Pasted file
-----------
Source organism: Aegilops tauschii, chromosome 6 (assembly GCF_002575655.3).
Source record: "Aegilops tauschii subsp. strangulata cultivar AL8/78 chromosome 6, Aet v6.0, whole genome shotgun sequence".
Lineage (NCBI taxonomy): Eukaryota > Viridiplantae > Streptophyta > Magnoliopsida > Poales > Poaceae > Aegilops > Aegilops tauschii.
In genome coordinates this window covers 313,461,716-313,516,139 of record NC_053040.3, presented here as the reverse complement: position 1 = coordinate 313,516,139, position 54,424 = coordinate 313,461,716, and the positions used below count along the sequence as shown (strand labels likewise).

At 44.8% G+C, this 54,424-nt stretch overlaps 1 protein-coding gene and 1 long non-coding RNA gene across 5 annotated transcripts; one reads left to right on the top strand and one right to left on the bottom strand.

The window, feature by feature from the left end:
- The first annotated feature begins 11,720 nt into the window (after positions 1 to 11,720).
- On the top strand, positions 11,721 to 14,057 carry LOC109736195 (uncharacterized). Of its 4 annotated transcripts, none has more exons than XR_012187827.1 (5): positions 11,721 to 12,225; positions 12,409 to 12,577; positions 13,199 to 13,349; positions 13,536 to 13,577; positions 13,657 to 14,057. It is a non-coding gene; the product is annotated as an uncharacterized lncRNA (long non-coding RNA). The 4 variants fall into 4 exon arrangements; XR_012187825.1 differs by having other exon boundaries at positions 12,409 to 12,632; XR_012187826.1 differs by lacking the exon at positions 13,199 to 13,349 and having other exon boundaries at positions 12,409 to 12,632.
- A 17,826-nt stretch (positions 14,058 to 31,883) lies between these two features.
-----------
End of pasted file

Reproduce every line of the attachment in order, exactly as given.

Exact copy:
Source organism: Aegilops tauschii, chromosome 6 (assembly GCF_002575655.3).
Source record: "Aegilops tauschii subsp. strangulata cultivar AL8/78 chromosome 6, Aet v6.0, whole genome shotgun sequence".
Lineage (NCBI taxonomy): Eukaryota > Viridiplantae > Streptophyta > Magnoliopsida > Poales > Poaceae > Aegilops > Aegilops tauschii.
In genome coordinates this window covers 313,461,716-313,516,139 of record NC_053040.3, presented here as the reverse complement: position 1 = coordinate 313,516,139, position 54,424 = coordinate 313,461,716, and the positions used below count along the sequence as shown (strand labels likewise).

At 44.8% G+C, this 54,424-nt stretch overlaps 1 protein-coding gene and 1 long non-coding RNA gene across 5 annotated transcripts; one reads left to right on the top strand and one right to left on the bottom strand.

The window, feature by feature from the left end:
- The first annotated feature begins 11,720 nt into the window (after positions 1 to 11,720).
- On the top strand, positions 11,721 to 14,057 carry LOC109736195 (uncharacterized). Of its 4 annotated transcripts, none has more exons than XR_012187827.1 (5): positions 11,721 to 12,225; positions 12,409 to 12,577; positions 13,199 to 13,349; positions 13,536 to 13,577; positions 13,657 to 14,057. It is a non-coding gene; the product is annotated as an uncharacterized lncRNA (long non-coding RNA). The 4 variants fall into 4 exon arrangements; XR_012187825.1 differs by having other exon boundaries at positions 12,409 to 12,632; XR_012187826.1 differs by lacking the exon at positions 13,199 to 13,349 and having other exon boundaries at positions 12,409 to 12,632.
- A 17,826-nt stretch (positions 14,058 to 31,883) lies between these two features.